The master: Jerry Seinfeld

Not until a couple of days before the show did I let on to Lori what I had in mind for the “mystery date” she had written on our calendar. Turned out it was a night of comedy with Jerry Seinfeld.

Toss in a casual pre-show dinner at a Japanese restaurant right across the street from the concert hall and it was a great Friday night.


Jerry Seinfeld

When the cultural history of the late 20th century is written, it will no doubt cast Jerry Seinfeld as one of the era’s iconic entertainers, someone whose last name is synonymous with a wildly successful TV show that is still watched all over the globe in syndication.

I mean, really, all you have to do is mention a word or two and the memory of favorite episodes immediately kick in: Shrinkage. The Chinese restaurant. Elaine dancing. The Soup Nazi. The Bubble Boy.

The genius of “Seinfeld” was that it was “a show about nothing” — a quartet of quirky New Yorkers muddling through everyday situations that brought out their insecurities and petty rivalries. In other words, it was a show about life.

On stage last night, it was more of the same. Seinfeld was masterful. Spot-on observations about food (including a great riff on Pop Tarts), marriage, coffee, parenthood and modern technology, all delivered with seamless transitions and flawless timing.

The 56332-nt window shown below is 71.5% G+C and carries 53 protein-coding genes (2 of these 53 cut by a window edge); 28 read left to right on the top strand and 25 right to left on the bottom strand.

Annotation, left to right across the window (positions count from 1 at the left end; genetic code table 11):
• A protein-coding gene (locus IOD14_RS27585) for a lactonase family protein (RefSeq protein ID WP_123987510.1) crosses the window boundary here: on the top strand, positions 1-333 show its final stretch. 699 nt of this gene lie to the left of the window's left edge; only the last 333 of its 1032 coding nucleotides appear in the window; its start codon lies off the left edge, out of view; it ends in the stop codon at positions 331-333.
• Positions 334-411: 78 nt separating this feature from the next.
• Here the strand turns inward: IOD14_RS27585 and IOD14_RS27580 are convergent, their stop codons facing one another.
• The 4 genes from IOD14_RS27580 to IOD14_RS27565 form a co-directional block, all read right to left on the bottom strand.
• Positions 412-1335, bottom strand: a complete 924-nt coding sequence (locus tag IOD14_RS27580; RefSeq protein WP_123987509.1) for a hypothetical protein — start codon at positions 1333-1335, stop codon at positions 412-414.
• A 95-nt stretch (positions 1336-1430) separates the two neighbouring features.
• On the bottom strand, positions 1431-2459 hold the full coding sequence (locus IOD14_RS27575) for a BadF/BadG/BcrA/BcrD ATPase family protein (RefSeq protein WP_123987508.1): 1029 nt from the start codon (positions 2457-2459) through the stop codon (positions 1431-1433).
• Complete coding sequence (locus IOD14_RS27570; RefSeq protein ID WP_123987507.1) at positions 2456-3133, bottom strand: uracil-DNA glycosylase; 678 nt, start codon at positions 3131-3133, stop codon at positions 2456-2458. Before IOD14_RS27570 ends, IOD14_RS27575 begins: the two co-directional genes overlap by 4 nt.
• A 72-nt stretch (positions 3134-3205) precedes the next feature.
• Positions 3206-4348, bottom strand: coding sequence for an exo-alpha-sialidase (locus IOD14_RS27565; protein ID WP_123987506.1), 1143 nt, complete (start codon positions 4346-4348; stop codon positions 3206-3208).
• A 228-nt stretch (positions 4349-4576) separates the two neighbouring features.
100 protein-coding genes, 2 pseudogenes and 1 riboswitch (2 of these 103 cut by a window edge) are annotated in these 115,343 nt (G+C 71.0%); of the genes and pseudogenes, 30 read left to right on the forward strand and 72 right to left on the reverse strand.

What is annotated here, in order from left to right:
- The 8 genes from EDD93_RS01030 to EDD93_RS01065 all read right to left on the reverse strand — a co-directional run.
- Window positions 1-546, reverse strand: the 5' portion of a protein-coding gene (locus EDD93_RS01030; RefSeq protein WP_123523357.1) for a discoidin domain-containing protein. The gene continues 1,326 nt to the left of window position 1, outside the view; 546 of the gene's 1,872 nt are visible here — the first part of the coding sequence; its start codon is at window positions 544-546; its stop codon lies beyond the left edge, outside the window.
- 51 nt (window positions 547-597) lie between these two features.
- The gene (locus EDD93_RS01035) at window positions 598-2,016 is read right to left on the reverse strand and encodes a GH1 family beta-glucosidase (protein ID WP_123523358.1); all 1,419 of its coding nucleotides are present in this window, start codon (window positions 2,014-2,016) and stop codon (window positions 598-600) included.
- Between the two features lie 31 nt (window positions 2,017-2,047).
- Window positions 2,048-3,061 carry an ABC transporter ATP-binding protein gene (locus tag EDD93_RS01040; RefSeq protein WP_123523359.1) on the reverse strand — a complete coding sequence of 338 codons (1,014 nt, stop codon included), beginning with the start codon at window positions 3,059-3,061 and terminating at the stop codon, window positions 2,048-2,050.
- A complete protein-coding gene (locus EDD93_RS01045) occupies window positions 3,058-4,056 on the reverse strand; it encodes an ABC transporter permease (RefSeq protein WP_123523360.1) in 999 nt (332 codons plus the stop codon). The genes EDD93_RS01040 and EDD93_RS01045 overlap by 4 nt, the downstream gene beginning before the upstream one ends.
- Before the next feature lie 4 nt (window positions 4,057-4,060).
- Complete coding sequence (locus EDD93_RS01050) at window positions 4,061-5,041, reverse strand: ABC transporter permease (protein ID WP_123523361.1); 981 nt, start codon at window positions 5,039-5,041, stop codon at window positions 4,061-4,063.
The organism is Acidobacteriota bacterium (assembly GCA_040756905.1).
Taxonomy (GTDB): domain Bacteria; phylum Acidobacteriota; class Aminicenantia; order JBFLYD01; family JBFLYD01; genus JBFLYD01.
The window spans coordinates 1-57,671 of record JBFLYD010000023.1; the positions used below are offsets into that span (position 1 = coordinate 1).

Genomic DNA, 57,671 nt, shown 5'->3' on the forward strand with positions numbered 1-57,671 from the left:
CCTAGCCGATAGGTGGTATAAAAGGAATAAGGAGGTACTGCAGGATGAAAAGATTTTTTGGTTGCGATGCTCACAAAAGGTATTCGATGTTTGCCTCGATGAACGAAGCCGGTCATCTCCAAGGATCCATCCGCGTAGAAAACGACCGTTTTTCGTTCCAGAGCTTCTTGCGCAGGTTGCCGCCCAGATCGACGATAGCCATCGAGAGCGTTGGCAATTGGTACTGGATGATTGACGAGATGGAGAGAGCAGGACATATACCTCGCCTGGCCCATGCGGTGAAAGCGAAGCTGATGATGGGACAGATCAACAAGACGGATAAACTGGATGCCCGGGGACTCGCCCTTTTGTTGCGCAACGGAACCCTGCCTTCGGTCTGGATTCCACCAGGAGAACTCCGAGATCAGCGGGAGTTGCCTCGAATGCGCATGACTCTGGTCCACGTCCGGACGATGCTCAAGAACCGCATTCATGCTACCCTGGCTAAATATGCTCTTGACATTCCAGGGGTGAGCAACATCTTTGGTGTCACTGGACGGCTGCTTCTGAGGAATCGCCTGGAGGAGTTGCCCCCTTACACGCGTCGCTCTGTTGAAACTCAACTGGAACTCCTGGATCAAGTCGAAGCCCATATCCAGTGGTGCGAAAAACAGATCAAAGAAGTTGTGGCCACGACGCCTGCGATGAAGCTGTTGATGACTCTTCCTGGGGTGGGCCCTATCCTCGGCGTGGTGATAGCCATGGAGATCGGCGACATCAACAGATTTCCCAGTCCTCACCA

I’d seen him once before, years ago when I took our youngest son, then a teenager, and we laughed through a show free of F-bombs and lewd sexual references. The second time around, I knew Lori would enjoy the show as much as me.

We marveled afterward at what a gift it must be: to be able to get up on stage, tell jokes for 90 minutes and send people into the night with smiles. It’s a trite saying that laughter is the best medicine. But when you look at the trivialities of modern culture through the eyes of a talented comedian, it really is a tonic, A reminder to not take yourself — and life — so seriously.


What was your favorite episode?


3 thoughts on “The master: Jerry Seinfeld

  1. I saw Seinfeld several years ago in Portland and was impressed in much the same way. I also liked that he did not rely on obscenities. That show had some older and newer material (my daughter had seen him another time or two and she had heard parts of it then, and I recognized a couple of bits from televised routines); it sounds as if he might have had more new material this time around. But he is good, in any event. Clearly, an enjoyable night out for the two of you.

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